Stu McLamb is living proof that heartbreak can be damn good for your career. On the heels of a nasty break-up (which followed his being kicked out of Raleigh pop geniuses The Capulets), McLamb sought to get his head back together by recording an album of sparkling, lo-fi masterpieces for his ex. The resulting album, recorded almost entirely solo under the name The Love Language, didn’t lead to a reunion, but did manage to charm the pants off of critics and fans everywhere. Now McLamb is touring with a full band, which will make a stop at The Pour House this Saturday night. Current buzz band Whatever Brains opens. In advance of Saturday’s show, McLamb answered five questions for New Raleigh.
1. You recorded your debut album mostly by yourself. Now that you’ve had the opportunity to play those songs with a set of live musicians,
how have those songs evolved, and do you ever wish you could go back and re-record them with your current bandmates?
I’ve gotten that question a lot lately and I see where people are coming from in asking it. The album is much more somber and wasn’t recorded in a typical hi-fi studio fashion while the live show is much more raucous and exuberant. To me comparing the two is like apples and oranges. I am very pleased with the way the record turned out and wouldn’t change a thing. I tend to be drawn to albums with a lot of passion and spirit and could care less about everything being in tune and EQ’d perfectly. I made the record right after a very dark period in my life and I felt it was appropriate to keep some of the stains on the songs in how they were recorded. So that being said the record was a very personal, almost therapeutic experience for me and i don’t think it would make sense to have recorded it with the band.
On another note my band is amazing and I’m still in awe of how seemingly effortless this group came together. The chemistry between all of us is really something special. Its really blowing my mind seeing some of the press we’ve gotten and we’ve probably only had around 5 formal rehearsals. We literally have gotten tight from playing shows in front of audiences, not in rehearsal spaces. It’s kind of ridiculous. Everyone in the band has very strong, lively personalities and that translates into the music when played live. I love seeing how these very melancholy, personal songs i wrote have become almost celebratory for the audience. It’s really beautiful actually. We’re about to start recording the second record pretty soon and it will be a joint effort between the entire band. I’m thinking about removing all egos and having everyone play all over the record where they sound best. Whether it’s Jeff (guitarist) on the drums and Tom (drummer) on bass. Whatever it takes to get those magical sounds. It’s really pointless to hypothesise though since the best recordings are the ones that surprise you.
2. Most reviews of the album go into great detail about is lo-fi quality. Do you think the album would be as popular if it had been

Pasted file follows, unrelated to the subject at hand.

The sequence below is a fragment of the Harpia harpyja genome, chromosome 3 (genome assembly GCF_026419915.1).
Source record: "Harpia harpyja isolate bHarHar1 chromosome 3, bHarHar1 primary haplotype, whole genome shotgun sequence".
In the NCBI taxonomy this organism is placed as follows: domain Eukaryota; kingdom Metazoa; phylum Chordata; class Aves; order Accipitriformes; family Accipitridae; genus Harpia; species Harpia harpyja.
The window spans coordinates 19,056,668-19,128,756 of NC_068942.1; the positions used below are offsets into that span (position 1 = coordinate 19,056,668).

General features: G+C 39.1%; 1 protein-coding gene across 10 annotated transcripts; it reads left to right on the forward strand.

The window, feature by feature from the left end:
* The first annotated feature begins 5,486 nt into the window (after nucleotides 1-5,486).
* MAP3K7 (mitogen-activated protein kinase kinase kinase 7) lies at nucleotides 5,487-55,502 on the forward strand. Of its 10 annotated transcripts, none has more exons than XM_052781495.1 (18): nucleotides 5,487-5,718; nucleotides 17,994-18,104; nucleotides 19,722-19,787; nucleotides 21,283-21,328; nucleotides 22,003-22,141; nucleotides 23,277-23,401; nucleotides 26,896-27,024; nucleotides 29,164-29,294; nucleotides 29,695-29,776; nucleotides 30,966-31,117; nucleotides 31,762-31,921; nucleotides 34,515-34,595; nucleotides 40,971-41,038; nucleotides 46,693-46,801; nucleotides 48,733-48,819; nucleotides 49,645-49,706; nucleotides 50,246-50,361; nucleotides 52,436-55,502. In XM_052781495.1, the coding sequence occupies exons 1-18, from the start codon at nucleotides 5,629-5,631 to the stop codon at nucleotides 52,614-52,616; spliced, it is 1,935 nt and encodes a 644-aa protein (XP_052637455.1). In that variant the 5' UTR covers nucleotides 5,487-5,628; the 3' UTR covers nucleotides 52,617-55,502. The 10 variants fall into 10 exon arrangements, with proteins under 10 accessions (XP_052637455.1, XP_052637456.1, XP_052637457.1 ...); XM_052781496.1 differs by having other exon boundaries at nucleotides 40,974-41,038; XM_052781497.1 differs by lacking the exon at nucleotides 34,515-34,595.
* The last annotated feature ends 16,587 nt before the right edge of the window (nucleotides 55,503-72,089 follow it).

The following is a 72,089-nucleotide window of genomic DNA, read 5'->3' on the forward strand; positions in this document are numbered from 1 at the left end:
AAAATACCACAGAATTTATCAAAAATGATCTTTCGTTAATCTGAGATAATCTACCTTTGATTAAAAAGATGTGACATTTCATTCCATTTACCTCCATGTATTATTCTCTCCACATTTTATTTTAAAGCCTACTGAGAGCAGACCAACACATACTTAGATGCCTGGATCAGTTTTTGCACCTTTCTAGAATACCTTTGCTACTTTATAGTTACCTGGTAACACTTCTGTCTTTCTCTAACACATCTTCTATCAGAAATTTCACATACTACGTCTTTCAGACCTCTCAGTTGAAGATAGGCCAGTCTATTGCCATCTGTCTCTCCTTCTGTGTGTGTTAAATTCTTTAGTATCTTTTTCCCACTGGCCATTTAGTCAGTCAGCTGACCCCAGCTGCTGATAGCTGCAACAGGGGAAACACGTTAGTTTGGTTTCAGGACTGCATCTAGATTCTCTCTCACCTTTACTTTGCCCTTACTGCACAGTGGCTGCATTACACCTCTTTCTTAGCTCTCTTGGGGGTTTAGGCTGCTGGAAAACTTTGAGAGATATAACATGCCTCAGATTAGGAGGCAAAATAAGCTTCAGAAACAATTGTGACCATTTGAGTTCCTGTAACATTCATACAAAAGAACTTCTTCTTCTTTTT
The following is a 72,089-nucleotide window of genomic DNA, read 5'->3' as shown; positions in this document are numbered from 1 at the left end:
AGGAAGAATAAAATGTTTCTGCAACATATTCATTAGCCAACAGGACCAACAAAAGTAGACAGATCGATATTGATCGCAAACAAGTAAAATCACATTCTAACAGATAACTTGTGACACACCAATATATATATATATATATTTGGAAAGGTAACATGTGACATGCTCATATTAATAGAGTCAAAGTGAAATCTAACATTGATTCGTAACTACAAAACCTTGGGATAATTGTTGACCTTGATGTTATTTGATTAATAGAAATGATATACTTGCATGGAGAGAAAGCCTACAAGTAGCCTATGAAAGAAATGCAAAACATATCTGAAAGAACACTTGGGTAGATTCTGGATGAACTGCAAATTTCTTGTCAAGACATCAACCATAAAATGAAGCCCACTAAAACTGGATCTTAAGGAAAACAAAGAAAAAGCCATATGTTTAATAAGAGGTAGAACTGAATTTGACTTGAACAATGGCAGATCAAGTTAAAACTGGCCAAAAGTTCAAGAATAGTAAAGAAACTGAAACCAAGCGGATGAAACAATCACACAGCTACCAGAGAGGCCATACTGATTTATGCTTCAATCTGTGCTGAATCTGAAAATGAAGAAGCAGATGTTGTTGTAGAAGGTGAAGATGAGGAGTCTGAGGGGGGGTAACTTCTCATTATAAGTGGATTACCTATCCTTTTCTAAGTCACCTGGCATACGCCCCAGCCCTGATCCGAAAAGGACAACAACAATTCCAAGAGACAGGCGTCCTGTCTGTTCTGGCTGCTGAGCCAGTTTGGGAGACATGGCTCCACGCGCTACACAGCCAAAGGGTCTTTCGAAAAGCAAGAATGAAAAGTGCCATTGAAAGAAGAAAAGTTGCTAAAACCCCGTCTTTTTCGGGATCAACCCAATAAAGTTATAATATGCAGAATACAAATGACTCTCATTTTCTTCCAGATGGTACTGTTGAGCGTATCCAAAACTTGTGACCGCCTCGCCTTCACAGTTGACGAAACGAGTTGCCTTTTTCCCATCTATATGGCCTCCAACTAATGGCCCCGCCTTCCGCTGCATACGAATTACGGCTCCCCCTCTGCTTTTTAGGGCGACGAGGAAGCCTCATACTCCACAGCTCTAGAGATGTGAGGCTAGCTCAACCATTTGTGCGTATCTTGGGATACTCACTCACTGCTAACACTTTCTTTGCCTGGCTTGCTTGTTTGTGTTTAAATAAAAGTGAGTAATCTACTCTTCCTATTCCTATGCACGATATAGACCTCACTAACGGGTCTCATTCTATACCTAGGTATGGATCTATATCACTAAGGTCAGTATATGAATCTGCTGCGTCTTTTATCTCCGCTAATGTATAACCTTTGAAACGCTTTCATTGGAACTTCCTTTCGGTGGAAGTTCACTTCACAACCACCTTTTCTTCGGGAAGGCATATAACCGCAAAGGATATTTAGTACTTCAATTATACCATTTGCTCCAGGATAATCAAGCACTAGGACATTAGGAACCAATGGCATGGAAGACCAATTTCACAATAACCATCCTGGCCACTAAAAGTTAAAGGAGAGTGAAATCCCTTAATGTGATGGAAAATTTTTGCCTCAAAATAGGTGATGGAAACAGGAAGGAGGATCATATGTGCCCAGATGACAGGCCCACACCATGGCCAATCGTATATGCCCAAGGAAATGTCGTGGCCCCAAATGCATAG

recorded with the full, professional studio treatment?
It might have had better chances of getting more “modern rock” radio play or landing us licensing deals but I don’t think it would have connected with people as much. There has been a lot of talk about how lo-fi the record is but I think it sounds great. I was working with pretty simple equipment. A Boss BR864 digital 8 track I bought off of Craigslist for $200 and one cheap condenser mic. So my equipment was a little flawed but that was all I could afford. But as far as how I achieved the sounds I think I put in just as much time and effort as the “professional studio” guys. I wasn’t lazily setting up a mic anywhere in the room and banging it out. It was an extremely laborious, exhausting effort. I was just going for gritty sounds and I think i succeeded.
3. What does your ex-girlfriend think about the CD?
Depends on which ex you’re referring to. Ha. Well my ex is probably sick of it by now but she was nice enough to do the album design. I still owe her a check for that. Ooops. Don’t worry Jess, it’s on it’s way.
4. Tell us more about your aunt, whose photo adorns the cover of the CD. Do you think she’d like your music?
Well that was my mom’s sister, Joanne, and unfortunately I never got the chance to meet her. She died in a car accident a few years before i was born. I was at my parents house one day sifting through old family photo albums and came across these photos she did for a modeling shoot. They were in the Sampson county newspaper and I was blown away by how amazing they looked. I just felt like that picture encompassed visually the beauty I was trying to convey in my music and it seemed to fit perfectly. And people say I favored her and since the songs were written from both the heart broken and heart breaker side of love, in a weird way it was like putting the female version of myself on the cover. That probably sounds wack but that’s what I was thinking at the time. I think she would have liked the album just as much as I like her photograph.
5. Who was The Band’s best singer?
While Levon Helm is probably is my favorite to watch sing, Rick Danko is my favorite to hear. There so much sincerity in his voice. He strangely sounds vulnerable and invincible all at the same time.
Want to know what else is happening this weekend? Check out my blog, Mann’s World for info on Bowerbirds, Roman Candle and more.